King Lecture brings outstanding speakers

The Journalism program brings a print journalist or photojournalist to campus each year for a public lecture. The lecture honors Edith Fox King. King, who taught journalism at the college from 1958 to 1968. Her impact on journalism education went beyond her position as adviser to The Ranger, founder of The Fourth Write magazine and mentor to scores of future journalists.

King advised The Ranger from 1958 to 1968 and started the campus magazine, The Fourth Write, in 1967. But she secretly helped advise student underground protest newspapers, the SAC Mouth, The Peasant and The Rubble in the '60s, English Professor John Igo said.

"The administration did not know Edith was operating out of her pocket as a guide and adviser," Igo said. Igo, who retired after 40 years at San Antonio College, said King helped not because she was a rabble-rouser but because she wanted the students to do things correctly.

"If they were going to do it, by dang, they better do it right," Igo recalled King saying.

King earned her bachelor's and master's degrees in journalism from the University of Texas at Austin. Her first teaching position at age 17 was in the Flatonia School District. She also was editor of the weekly Flatonia Argus.

She taught journalism at Brackenridge and Fox Tech high schools in San Antonio before assuming her position at SAC.

The annual lecture exposes journalism students to the top professionals in the United States. In addition, presentations are videotaped and used in mass communications and journalism writing courses. The videotapes also are available for use by community college journalism programs around the country.

Speakers since the lecture's beginning:

1978 Joe Murray, Editor, Lufkin News
PUBLIC SERVICE - For an obituary of a local man who died in Marine training camp, which grew into an investigation of that death and a fundamental reform in the recruiting and training practices of the U.S. Marine Corps.

1979 Myron Farber, Reporter, New York Times
Farber had been jailed for refusing to release information to a grand jury.

1980 David Mitchell, Publisher and Editor, Point Reyes (California) Light
PUBLIC SERVICE - For its investigation of Synanon.

1981 Peggy Simpson, Correspondent, Hearst Newspapers
Simpson graduated from Jefferson High School and was the highest ranking woman columnist with Hearst.

1982 Ben Sargent, Editorial Cartoonist, Austin American-Statesman
EDITORIAL CARTOONING - For biting satirical images of the famous and infamous in the world.

1983 Cliff Treyens, Reporter, The Clarion-Leader, Jackson, Miss.
PUBLIC SERVICE - For a successful campaign supporting Gov. Winter in his legislative battle for reform of Mississippi's public education system.

1984 Frank Sotomayor, Assistant Metro Editor, The Los Angeles Times
PUBLIC SERVICE - For an in-depth examination of southern California's growing Latino community.

1985 Mark Thompson, Reporter, Fort Worth Star-Telegram
PUBLIC SERVICE - For reporting which revealed that nearly 250 U.S. servicemen had lost their lives as a result of a design problem in helicopters built by Bell Helicopter.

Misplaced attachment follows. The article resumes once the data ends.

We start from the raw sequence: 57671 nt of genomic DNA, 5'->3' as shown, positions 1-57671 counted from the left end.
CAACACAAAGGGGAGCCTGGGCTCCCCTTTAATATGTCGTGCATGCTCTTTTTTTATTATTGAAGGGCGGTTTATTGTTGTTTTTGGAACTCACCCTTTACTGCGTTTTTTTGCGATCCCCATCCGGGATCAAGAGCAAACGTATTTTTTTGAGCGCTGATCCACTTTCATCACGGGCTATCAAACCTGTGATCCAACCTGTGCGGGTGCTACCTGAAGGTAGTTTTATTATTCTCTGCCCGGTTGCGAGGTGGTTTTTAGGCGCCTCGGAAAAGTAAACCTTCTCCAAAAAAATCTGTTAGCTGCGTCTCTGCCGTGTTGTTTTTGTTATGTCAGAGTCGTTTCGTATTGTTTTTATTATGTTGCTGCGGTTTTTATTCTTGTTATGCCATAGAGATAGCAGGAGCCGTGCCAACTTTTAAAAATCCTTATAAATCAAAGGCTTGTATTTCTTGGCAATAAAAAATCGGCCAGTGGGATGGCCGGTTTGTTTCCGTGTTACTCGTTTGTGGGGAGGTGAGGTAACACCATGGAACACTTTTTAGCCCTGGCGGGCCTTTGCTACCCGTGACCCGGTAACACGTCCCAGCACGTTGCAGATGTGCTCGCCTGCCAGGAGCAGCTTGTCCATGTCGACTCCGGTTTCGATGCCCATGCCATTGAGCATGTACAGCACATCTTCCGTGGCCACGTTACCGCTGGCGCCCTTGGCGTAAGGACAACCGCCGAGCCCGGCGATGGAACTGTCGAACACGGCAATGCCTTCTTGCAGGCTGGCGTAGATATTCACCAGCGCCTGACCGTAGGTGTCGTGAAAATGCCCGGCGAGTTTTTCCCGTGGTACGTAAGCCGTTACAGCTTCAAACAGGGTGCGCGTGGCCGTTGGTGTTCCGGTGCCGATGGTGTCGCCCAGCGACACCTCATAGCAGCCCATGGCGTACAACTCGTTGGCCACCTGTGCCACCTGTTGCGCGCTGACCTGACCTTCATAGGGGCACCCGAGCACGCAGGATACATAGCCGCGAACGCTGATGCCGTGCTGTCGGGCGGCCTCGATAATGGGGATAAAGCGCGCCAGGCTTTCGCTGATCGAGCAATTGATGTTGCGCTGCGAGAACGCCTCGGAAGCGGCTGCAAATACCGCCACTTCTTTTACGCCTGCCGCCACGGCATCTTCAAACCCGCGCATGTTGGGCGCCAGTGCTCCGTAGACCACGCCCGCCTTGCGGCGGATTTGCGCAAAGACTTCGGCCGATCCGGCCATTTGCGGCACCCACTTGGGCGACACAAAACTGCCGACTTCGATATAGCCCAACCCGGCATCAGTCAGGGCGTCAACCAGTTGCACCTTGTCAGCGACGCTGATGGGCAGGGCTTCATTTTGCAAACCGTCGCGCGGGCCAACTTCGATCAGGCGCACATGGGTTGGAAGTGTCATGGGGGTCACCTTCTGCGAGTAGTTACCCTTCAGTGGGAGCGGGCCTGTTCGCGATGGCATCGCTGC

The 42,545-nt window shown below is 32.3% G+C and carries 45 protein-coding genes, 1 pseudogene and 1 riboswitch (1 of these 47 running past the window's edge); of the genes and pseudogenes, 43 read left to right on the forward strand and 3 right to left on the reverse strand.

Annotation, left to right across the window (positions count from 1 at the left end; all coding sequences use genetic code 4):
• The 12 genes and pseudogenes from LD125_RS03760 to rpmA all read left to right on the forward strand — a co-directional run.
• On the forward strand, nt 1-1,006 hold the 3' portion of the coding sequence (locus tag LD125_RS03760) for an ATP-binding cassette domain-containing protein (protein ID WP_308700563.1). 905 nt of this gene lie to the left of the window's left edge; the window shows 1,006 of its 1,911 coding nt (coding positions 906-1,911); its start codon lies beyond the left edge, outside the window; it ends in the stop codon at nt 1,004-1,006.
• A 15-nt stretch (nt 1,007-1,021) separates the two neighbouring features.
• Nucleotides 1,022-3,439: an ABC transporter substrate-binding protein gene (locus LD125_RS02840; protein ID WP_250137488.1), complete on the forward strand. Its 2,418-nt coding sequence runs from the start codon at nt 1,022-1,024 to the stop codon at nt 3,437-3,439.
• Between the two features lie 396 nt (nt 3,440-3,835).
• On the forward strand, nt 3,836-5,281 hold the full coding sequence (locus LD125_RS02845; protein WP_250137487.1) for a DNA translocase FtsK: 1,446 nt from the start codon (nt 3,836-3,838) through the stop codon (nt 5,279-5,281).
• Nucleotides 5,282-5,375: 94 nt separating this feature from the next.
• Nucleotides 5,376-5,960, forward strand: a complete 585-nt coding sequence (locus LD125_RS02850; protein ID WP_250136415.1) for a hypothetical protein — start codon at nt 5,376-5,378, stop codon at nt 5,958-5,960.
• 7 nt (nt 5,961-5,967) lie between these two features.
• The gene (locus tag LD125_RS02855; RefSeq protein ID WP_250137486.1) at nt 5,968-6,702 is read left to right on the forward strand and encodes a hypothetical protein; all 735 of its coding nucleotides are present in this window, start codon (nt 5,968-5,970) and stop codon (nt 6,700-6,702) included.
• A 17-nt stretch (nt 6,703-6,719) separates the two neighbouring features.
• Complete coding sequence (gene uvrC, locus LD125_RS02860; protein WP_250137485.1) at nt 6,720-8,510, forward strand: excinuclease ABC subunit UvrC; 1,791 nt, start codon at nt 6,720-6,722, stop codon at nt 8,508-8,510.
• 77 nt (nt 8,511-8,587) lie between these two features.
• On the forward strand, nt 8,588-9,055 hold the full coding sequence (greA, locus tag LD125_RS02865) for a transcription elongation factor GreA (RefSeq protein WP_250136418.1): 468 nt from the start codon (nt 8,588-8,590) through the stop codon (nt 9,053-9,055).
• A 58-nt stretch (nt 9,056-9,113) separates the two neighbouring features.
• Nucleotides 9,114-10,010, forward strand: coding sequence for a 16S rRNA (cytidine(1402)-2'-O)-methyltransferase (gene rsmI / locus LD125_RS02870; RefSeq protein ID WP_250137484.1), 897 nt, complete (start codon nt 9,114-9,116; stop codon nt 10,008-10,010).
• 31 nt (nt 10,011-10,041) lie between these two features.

1986 George Rodrigue, Reporter, The Dallas Morning News
NATIONAL REPORTING - For their investigation into subsidized housing in East Texas, which uncovered patterns of racial discrimination and segregation in public housing across the United States and led to significant reforms.

1987 Joe Holley, Editorial Page Editor, San Diego Union
Holley edited the Pulitzer-winning editorials this year.

1988 Scott Shaw, Photographer, Odessa American
SPOT NEWS PHOTOGRAPHY - For his photograph of Jessica McClure being rescued from the well into which she had fallen.

1989 David Hanners, Reporter, The Dallas Morning News
EXPLANATORY JOURNALISM - For their special report on a 1985 airplane crash, the follow-up investigation and the implications for air safety.

1990 Geri Migielicz, Photographer, San Jose Mercury News
GENERAL NEWS REPORTING - For its detailed coverage of the Oct. 17, 1989 Bay Area earthquake and its aftermath.

1991 Jane Schorer, Reporter, Des Moines Register
PUBLIC SERVICE - For reporting that, with the victim's consent, named a woman who had been raped. This prompted widespread reconsideration of the traditional media practice of concealing the identity of rape victims.

1992 Dan Malone, Reporter, The Dallas Morning News
INVESTIGATIVE REPORTING - For reporting that charged Texas police with extensive misconduct and abuses of power.

1993 Joel Sappell, Assistant City Editor, The Los Angeles Times
SPOT NEWS REPORTING - For balanced, comprehensive, penetrating coverage under deadline pressure of the second most destructive day of the Los Angeles riots.

1994 Griff Palmer , Database Editor, The Daily Oklahoman
Palmer was among the first reporters on the scene at the Oklahoma City bombing of the Murrah Federal Building.

1995 Patricia Gaston, Assistant International Editor, Dallas Morning News
INTERNATIONAL REPORTING - Dallas Morning News Team - For its series examining the epidemic of violence against women in many nations.

1996 Susan Kelleher, Medical Reporter, Orange County Register,